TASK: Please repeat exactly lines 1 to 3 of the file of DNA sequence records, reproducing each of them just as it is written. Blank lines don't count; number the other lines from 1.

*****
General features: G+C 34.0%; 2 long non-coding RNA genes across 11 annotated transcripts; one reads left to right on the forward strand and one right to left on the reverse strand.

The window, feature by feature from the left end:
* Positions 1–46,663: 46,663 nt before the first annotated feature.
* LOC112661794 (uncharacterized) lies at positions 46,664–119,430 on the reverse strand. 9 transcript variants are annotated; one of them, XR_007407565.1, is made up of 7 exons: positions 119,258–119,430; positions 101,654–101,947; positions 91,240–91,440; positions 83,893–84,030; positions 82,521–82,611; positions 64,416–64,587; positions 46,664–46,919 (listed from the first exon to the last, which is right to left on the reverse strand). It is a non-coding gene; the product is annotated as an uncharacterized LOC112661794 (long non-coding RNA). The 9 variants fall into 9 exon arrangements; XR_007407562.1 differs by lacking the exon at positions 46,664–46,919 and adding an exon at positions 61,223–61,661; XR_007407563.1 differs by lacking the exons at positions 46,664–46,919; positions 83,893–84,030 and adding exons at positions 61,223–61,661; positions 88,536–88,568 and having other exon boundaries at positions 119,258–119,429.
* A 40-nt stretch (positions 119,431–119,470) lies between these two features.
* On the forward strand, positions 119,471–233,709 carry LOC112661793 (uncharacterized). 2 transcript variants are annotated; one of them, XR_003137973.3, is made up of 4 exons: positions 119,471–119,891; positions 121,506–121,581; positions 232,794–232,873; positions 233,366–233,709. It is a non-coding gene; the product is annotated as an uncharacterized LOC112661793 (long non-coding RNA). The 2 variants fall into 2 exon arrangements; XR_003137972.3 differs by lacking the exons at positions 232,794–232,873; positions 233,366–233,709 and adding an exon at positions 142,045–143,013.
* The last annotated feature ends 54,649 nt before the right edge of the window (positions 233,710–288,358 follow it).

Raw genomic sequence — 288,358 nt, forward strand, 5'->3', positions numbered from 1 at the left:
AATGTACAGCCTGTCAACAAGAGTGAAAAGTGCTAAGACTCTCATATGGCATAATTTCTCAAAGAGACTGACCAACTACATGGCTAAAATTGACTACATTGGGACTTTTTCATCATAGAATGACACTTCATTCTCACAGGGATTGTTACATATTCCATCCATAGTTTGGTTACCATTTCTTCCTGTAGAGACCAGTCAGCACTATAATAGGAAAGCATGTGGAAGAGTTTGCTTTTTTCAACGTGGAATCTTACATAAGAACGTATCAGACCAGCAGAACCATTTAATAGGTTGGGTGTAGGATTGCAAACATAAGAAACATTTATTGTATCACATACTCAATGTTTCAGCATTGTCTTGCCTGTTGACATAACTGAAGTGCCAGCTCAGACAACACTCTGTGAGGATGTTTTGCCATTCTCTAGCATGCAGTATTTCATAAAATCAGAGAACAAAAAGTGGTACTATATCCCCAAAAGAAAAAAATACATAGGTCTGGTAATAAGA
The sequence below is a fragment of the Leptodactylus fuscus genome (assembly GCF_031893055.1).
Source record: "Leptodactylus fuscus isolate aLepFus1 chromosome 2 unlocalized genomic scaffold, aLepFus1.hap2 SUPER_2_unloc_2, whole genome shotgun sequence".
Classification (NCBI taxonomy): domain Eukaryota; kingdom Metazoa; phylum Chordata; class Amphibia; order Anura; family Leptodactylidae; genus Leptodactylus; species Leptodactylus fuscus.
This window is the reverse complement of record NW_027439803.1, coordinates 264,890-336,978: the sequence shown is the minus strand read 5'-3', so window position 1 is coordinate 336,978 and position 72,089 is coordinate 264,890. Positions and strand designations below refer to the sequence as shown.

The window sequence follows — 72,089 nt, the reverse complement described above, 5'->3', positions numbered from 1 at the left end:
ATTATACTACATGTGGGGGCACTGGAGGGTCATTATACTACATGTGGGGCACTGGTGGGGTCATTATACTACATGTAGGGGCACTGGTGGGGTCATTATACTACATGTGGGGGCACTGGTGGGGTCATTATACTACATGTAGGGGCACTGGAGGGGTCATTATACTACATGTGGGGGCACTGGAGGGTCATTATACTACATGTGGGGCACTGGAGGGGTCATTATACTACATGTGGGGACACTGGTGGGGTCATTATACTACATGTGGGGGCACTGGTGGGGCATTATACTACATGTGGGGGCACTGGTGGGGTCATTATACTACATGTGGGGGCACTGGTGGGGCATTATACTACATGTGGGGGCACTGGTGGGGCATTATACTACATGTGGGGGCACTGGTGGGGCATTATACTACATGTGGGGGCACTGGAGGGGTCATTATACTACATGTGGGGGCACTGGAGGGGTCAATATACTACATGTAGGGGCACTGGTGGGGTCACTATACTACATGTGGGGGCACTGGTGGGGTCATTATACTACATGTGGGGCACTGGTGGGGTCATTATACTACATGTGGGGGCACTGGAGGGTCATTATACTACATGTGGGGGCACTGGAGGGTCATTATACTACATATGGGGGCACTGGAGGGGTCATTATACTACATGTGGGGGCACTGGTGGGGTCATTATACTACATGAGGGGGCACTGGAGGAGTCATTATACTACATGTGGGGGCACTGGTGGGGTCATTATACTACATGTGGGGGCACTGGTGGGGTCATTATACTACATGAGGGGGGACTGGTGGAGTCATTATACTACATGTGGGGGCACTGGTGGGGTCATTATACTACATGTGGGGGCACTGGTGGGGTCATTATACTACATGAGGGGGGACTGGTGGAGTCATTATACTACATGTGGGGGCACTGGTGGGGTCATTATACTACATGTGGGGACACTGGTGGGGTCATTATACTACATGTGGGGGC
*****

General features: G+C 34.0%; 2 long non-coding RNA genes across 11 annotated transcripts; one reads left to right on the forward strand and one right to left on the reverse strand.

The window, feature by feature from the left end:
* Positions 1–46,663: 46,663 nt before the first annotated feature.